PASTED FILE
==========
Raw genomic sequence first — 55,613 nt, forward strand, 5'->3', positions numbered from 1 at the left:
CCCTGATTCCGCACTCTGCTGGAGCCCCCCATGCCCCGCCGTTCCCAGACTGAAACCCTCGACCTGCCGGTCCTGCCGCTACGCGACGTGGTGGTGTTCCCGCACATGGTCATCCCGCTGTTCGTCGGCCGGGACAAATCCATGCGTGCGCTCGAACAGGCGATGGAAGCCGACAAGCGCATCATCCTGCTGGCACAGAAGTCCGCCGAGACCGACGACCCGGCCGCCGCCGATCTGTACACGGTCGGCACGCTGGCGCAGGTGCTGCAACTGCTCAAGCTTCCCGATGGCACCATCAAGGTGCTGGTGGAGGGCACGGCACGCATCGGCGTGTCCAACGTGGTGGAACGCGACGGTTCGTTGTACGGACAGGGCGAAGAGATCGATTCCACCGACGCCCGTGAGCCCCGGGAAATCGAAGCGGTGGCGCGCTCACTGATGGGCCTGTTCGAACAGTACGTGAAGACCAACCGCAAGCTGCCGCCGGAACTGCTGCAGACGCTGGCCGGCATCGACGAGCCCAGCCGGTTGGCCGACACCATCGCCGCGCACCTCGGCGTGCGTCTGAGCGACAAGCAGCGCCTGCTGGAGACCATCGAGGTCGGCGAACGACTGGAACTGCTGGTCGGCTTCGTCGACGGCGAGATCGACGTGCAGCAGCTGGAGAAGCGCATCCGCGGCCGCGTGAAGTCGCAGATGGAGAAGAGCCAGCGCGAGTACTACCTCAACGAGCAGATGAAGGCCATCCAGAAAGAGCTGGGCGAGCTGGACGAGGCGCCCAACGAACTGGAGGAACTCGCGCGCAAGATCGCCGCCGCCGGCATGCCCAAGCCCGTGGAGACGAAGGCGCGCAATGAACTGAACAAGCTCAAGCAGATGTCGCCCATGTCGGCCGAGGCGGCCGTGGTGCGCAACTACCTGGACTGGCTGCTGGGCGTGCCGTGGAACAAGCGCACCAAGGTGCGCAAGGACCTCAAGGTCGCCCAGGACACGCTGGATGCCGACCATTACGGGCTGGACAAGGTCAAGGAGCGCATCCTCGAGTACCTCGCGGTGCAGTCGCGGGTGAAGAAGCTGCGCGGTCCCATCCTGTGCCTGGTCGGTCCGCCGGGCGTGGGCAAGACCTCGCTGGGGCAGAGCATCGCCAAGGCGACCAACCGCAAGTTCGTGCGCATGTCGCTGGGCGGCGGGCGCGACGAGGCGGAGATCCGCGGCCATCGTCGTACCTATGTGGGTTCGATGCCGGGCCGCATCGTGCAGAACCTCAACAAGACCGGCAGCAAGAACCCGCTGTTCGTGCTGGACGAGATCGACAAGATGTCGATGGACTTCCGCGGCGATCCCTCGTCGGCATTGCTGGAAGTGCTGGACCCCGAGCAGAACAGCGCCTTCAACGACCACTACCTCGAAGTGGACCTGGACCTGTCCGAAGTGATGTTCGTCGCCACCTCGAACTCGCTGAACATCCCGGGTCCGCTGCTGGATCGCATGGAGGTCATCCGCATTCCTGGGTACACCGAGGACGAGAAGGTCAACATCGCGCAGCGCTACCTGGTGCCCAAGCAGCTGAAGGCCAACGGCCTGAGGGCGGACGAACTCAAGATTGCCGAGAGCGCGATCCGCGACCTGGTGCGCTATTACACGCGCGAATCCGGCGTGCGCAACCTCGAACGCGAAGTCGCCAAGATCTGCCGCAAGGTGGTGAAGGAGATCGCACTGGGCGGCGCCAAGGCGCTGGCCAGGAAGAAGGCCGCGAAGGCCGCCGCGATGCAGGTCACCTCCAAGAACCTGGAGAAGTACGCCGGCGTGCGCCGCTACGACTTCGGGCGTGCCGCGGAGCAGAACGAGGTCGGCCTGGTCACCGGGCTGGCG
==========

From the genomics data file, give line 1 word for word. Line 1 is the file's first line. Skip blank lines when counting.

Raw genomic sequence first — 55,613 nt, forward strand, 5'->3', positions numbered from 1 at the left: